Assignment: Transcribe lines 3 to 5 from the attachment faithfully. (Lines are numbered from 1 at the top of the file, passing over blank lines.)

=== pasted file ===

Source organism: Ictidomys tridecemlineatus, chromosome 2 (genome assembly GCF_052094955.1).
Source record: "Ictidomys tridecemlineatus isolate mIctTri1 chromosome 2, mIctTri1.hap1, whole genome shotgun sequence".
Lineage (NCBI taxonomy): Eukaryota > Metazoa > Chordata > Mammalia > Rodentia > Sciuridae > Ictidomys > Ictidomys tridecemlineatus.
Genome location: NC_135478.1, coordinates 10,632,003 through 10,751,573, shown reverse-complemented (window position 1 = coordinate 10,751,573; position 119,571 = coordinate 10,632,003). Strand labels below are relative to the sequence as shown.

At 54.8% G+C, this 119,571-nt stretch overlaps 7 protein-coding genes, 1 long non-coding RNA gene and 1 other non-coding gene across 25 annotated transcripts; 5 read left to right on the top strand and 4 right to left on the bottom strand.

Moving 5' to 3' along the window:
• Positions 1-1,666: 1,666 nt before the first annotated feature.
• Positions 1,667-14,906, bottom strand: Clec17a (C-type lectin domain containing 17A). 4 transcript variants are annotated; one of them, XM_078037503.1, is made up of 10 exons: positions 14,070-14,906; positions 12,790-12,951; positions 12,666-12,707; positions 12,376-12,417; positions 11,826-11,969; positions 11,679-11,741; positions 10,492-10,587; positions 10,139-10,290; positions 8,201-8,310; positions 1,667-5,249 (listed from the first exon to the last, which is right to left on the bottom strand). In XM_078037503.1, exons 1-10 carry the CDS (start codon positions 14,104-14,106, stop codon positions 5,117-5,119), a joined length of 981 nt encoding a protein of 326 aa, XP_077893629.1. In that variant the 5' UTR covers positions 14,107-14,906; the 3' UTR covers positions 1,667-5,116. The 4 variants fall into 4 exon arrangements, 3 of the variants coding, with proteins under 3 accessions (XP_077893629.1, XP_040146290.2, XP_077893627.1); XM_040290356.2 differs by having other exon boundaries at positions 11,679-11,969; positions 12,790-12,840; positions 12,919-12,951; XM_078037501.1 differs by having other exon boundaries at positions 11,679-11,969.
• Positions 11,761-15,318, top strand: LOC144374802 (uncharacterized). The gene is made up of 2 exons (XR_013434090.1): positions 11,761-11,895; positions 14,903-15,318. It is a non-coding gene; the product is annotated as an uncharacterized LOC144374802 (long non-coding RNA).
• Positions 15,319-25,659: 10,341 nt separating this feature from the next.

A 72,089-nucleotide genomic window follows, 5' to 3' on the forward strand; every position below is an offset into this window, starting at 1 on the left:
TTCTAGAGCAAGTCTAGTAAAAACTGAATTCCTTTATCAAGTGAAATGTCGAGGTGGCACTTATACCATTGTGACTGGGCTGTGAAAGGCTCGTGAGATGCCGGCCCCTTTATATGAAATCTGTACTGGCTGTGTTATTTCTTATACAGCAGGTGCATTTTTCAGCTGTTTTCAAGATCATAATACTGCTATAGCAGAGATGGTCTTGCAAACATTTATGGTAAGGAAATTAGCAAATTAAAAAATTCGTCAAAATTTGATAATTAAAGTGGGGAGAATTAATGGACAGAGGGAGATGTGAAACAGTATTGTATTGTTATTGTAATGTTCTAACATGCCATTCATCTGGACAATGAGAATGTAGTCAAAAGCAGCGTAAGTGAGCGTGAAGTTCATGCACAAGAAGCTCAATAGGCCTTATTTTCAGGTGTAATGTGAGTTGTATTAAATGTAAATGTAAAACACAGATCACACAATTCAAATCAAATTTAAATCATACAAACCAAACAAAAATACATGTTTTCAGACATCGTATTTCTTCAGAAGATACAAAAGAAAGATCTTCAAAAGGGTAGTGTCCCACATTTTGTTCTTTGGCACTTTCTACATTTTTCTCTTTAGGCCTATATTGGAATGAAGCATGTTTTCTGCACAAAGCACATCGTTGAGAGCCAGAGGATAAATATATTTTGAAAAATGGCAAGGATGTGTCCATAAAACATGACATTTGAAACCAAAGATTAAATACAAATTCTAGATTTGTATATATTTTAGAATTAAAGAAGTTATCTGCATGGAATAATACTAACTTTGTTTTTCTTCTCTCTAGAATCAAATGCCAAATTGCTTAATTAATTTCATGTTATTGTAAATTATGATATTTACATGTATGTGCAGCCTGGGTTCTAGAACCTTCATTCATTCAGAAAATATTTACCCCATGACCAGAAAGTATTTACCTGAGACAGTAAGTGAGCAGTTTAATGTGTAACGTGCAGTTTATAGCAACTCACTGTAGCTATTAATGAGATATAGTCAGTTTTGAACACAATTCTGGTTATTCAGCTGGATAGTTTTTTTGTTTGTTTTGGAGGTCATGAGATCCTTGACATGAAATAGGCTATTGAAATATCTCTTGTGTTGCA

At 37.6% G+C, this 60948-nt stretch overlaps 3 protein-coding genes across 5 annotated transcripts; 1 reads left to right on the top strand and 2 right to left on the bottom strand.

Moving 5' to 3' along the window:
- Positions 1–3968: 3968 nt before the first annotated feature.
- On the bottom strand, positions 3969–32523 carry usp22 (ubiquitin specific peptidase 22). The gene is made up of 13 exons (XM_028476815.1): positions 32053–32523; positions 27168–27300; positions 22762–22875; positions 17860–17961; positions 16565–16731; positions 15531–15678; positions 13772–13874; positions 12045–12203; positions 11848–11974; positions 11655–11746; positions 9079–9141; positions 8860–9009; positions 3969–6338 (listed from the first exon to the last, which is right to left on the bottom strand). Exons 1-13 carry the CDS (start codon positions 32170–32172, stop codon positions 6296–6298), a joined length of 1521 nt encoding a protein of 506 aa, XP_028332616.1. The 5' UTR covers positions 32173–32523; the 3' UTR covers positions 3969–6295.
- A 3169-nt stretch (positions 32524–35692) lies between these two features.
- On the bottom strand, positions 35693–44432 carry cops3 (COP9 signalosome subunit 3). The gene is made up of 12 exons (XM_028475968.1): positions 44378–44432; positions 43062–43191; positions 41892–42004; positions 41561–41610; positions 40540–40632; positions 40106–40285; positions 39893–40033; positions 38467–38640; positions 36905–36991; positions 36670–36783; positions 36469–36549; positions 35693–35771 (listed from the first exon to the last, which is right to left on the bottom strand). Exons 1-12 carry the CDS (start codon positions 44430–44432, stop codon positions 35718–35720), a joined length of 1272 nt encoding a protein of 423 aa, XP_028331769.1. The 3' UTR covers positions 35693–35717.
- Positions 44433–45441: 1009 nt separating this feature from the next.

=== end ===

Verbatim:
Lineage (NCBI taxonomy): Eukaryota > Metazoa > Chordata > Mammalia > Rodentia > Sciuridae > Ictidomys > Ictidomys tridecemlineatus.
Genome location: NC_135478.1, coordinates 10,632,003 through 10,751,573, shown reverse-complemented (window position 1 = coordinate 10,751,573; position 119,571 = coordinate 10,632,003). Strand labels below are relative to the sequence as shown.

At 54.8% G+C, this 119,571-nt stretch overlaps 7 protein-coding genes, 1 long non-coding RNA gene and 1 other non-coding gene across 25 annotated transcripts; 5 read left to right on the top strand and 4 right to left on the bottom strand.